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Basic Category Theory: Semantics of Proof Theory — Ed Morehouse
This lecture series will introduce students to category theory through the lens of categorical semantics for the proof theory presented in the parallel lectures, "Basic Proof Theory".
Topics covered will include universal constructions, duality, functoriality, naturality, adjunctions and the interpretation of logical theories in categories. In the process, we will discover the features needed to give a sound and complete categorical semantics for intuitionistic firstorder proof theory.
In addition to introducing students to basic categorical tools and techniques, a goal of these lectures will be to offer an alternative, algebraic, perspective on proof theory. Throughout, we will emphasize the benefits of behavioral (versus structural) characterizations, and of diagrammatic reasoning.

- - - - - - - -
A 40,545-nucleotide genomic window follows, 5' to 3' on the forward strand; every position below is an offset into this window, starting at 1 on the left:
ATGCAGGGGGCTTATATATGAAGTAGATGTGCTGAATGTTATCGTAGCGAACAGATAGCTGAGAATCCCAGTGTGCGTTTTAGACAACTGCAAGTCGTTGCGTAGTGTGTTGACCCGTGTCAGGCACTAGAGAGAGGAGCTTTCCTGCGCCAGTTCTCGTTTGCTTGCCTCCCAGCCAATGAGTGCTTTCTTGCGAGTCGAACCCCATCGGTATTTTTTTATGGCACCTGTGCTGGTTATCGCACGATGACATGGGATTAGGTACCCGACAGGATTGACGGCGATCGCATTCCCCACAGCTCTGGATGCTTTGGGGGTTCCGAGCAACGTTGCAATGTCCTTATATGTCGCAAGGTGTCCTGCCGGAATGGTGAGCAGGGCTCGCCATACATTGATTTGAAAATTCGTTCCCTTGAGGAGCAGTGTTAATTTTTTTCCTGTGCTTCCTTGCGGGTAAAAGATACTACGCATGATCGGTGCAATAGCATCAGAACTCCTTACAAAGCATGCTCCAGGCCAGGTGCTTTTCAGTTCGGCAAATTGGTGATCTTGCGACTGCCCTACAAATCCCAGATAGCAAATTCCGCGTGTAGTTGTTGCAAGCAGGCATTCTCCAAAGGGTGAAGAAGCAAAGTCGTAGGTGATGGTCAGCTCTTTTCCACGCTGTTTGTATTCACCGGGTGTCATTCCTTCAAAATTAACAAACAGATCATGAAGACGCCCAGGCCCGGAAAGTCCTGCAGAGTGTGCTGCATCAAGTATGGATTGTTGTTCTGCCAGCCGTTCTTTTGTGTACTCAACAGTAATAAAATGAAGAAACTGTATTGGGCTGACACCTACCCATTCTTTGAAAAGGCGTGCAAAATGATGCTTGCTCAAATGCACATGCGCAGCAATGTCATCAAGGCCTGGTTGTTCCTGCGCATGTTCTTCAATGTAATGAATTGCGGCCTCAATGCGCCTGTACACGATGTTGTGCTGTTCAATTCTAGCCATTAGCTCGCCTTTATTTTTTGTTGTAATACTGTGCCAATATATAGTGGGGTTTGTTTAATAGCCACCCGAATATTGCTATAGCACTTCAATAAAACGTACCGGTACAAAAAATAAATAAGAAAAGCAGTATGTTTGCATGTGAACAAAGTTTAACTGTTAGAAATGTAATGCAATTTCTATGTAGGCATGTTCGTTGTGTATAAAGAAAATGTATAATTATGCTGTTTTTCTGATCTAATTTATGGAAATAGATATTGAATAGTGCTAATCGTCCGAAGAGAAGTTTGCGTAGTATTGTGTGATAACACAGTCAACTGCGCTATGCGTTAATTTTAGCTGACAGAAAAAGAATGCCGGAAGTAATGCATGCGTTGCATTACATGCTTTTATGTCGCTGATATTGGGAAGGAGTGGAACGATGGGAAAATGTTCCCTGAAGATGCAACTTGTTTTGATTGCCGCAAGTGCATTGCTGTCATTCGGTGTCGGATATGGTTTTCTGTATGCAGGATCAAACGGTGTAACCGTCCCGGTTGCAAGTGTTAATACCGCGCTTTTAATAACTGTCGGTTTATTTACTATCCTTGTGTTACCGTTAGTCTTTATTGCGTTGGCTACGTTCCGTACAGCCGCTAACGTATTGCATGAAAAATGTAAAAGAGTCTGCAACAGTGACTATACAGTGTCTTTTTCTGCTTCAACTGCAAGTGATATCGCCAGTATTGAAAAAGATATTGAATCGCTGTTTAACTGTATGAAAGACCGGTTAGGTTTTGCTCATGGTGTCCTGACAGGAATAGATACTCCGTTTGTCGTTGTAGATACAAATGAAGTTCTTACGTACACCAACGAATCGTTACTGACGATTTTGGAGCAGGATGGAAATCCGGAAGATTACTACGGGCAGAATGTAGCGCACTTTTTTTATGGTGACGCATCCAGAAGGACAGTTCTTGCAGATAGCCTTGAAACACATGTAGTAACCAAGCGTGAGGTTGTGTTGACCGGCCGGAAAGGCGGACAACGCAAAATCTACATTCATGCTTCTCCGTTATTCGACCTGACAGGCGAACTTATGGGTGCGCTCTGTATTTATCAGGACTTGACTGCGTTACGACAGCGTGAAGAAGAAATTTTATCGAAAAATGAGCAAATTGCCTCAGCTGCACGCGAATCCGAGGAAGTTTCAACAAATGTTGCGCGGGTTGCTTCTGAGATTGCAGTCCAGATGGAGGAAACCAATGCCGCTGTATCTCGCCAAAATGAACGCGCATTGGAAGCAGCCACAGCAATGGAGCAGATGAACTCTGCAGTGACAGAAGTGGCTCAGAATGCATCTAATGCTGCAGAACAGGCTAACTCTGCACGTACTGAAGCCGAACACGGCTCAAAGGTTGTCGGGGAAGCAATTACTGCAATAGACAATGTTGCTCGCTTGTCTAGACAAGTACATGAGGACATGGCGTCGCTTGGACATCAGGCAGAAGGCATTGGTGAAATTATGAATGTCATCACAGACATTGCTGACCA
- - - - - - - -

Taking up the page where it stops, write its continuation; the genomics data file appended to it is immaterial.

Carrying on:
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Inductive and InductiveRecursive Definitions in Intuitionistic Type Theory — Peter Dybjer
Building on the lectures by Robert Harper we will further explore MartinLöf's intuitionistic type theory. This is a theory of inductive and inductiverecursive definitions based on a lambda calculus with dependent types. The "sets" of the theory are inductively defined data types which are similar to the data types available in ordinary functional programming languages, except that the elements are all wellfounded structures. We will also show how the data types in intuitionistic type theory can be implemented in the dependently typed programming language Agda. Although Agda is based on intuitionistic type theory, it contains a number of extensions which make it more practical to use as a real alternative to ordinary functional programming languages.
References
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LF

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The Coq Proof Assistant and Its Applications to ProgrammingLanguage Semantics — Adam Chlipala